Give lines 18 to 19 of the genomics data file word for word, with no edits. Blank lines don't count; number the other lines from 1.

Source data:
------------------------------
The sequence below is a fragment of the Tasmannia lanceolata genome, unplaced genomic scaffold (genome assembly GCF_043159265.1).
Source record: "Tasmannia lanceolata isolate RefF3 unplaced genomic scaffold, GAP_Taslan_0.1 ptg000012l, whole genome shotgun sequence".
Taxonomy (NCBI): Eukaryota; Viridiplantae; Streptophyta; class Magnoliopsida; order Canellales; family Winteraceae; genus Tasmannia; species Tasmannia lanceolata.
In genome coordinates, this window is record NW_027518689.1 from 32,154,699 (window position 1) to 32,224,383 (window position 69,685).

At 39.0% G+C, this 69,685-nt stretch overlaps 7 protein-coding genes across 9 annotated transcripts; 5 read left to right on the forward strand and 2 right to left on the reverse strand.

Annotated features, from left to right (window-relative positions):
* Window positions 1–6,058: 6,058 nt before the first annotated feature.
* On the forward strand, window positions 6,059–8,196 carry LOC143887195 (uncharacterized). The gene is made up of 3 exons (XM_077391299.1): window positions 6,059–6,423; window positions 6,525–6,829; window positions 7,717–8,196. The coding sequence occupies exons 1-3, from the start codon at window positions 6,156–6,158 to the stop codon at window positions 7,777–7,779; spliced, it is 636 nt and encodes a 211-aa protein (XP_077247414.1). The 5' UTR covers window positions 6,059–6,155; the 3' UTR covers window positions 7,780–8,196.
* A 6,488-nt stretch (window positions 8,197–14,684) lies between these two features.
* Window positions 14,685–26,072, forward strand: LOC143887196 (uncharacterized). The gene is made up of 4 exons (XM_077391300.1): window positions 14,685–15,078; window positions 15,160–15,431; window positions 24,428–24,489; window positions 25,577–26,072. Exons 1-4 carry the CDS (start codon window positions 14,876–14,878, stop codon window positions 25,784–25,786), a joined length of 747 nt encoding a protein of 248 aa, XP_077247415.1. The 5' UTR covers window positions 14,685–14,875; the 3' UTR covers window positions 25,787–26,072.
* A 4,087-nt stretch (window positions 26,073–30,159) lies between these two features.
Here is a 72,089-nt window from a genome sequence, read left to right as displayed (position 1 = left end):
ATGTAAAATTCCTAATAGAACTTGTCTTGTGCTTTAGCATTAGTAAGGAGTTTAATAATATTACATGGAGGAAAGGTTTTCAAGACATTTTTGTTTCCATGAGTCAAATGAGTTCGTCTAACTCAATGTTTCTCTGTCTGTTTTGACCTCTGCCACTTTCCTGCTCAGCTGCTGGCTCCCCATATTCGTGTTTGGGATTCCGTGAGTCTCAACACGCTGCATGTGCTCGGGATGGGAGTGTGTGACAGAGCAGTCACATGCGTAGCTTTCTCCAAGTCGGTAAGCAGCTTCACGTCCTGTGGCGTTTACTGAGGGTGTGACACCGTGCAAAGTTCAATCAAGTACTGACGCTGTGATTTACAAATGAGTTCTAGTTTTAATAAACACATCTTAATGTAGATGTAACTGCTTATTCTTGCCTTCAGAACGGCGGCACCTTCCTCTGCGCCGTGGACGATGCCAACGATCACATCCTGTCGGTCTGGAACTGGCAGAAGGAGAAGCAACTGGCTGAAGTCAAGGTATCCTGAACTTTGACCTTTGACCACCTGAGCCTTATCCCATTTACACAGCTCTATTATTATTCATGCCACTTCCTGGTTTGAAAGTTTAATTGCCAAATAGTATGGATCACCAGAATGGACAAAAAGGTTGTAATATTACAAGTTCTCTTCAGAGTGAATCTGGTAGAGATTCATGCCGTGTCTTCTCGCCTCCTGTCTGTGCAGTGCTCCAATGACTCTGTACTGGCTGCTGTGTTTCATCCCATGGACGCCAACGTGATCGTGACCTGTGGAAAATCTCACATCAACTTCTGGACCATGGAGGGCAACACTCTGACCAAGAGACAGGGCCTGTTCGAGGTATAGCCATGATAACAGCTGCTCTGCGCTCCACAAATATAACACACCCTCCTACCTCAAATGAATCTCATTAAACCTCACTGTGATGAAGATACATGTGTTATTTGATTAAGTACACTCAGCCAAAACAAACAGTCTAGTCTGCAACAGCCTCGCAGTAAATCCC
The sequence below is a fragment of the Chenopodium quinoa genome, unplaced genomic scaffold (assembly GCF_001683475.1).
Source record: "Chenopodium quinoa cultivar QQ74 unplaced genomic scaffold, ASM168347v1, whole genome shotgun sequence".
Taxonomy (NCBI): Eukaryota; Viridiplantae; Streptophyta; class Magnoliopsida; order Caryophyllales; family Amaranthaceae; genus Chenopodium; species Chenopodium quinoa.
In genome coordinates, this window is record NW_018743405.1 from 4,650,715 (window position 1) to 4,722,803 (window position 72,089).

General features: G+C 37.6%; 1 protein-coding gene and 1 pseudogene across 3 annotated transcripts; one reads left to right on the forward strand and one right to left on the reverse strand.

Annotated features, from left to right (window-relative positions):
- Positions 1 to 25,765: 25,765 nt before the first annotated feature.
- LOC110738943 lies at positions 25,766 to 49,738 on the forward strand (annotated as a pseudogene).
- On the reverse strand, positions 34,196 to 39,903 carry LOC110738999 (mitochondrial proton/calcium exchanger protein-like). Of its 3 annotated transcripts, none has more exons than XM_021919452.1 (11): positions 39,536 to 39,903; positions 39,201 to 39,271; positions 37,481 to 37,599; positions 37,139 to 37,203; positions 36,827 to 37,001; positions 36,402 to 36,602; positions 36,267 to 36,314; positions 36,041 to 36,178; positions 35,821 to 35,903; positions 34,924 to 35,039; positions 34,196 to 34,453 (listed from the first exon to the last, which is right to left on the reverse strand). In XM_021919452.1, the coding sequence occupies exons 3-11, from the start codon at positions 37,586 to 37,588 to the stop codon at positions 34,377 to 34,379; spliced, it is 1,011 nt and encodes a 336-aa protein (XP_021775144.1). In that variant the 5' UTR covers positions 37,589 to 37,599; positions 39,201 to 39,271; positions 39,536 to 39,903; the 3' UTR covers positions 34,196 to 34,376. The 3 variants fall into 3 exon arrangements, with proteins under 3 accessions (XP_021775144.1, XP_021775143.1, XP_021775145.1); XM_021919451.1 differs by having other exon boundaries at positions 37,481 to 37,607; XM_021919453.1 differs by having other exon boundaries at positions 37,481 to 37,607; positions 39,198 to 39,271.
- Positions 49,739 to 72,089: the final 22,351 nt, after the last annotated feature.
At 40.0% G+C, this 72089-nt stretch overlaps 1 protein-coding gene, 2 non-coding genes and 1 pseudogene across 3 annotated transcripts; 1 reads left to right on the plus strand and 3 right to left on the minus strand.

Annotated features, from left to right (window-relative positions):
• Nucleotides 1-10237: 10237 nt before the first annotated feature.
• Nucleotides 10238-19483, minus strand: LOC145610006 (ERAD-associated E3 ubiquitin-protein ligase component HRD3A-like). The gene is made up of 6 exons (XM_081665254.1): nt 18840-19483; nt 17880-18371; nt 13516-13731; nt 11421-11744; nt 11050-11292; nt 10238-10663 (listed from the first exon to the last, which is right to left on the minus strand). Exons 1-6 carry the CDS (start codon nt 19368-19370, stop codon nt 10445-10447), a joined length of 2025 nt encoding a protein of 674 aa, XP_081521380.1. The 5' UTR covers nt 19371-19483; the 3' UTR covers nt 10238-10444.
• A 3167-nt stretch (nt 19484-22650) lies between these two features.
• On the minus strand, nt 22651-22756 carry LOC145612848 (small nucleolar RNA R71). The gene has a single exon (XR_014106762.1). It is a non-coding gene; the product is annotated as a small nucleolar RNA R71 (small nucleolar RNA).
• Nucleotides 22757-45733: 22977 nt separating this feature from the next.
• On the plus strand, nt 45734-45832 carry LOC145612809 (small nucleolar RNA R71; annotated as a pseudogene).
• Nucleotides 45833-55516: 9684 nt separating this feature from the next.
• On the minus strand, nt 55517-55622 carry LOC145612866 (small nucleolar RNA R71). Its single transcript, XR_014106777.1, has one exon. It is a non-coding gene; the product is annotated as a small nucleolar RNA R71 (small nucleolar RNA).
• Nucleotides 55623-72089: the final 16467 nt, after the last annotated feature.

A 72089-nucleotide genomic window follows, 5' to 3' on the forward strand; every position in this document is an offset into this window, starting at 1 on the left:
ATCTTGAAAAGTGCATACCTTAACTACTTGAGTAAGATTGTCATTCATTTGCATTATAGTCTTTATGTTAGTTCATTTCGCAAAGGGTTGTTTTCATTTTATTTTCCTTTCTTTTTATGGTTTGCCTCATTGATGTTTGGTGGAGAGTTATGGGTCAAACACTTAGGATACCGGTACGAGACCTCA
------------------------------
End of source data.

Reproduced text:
General features: G+C 37.6%; 1 protein-coding gene and 1 pseudogene across 3 annotated transcripts; one reads left to right on the forward strand and one right to left on the reverse strand.

Annotated features, from left to right (window-relative positions):